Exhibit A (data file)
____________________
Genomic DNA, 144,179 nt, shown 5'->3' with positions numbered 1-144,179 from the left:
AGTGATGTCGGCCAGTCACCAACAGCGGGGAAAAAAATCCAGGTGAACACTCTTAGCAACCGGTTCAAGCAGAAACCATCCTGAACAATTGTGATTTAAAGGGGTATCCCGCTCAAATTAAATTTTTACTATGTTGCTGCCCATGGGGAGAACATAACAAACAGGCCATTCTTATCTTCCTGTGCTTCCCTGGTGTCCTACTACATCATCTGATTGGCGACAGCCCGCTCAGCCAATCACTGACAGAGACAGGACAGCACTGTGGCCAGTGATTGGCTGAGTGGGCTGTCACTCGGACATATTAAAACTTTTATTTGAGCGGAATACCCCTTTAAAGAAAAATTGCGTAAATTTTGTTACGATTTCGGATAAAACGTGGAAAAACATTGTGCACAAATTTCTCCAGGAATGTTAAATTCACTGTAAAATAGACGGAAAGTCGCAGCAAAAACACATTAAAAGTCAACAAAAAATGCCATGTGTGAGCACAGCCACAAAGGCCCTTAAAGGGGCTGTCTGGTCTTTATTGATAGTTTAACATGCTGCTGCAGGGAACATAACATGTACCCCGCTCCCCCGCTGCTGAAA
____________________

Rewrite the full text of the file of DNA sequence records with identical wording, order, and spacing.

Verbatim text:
Genomic DNA, 144,179 nt, shown 5'->3' with positions numbered 1-144,179 from the left:
AGTGATGTCGGCCAGTCACCAACAGCGGGGAAAAAAATCCAGGTGAACACTCTTAGCAACCGGTTCAAGCAGAAACCATCCTGAACAATTGTGATTTAAAGGGGTATCCCGCTCAAATTAAATTTTTACTATGTTGCTGCCCATGGGGAGAACATAACAAACAGGCCATTCTTATCTTCCTGTGCTTCCCTGGTGTCCTACTACATCATCTGATTGGCGACAGCCCGCTCAGCCAATCACTGACAGAGACAGGACAGCACTGTGGCCAGTGATTGGCTGAGTGGGCTGTCACTCGGACATATTAAAACTTTTATTTGAGCGGAATACCCCTTTAAAGAAAAATTGCGTAAATTTTGTTACGATTTCGGATAAAACGTGGAAAAACATTGTGCACAAATTTCTCCAGGAATGTTAAATTCACTGTAAAATAGACGGAAAGTCGCAGCAAAAACACATTAAAAGTCAACAAAAAATGCCATGTGTGAGCACAGCCACAAAGGCCCTTAAAGGGGCTGTCTGGTCTTTATTGATAGTTTAACATGCTGCTGCAGGGAACATAACATGTACCCCGCTCCCCCGCTGCTGAAA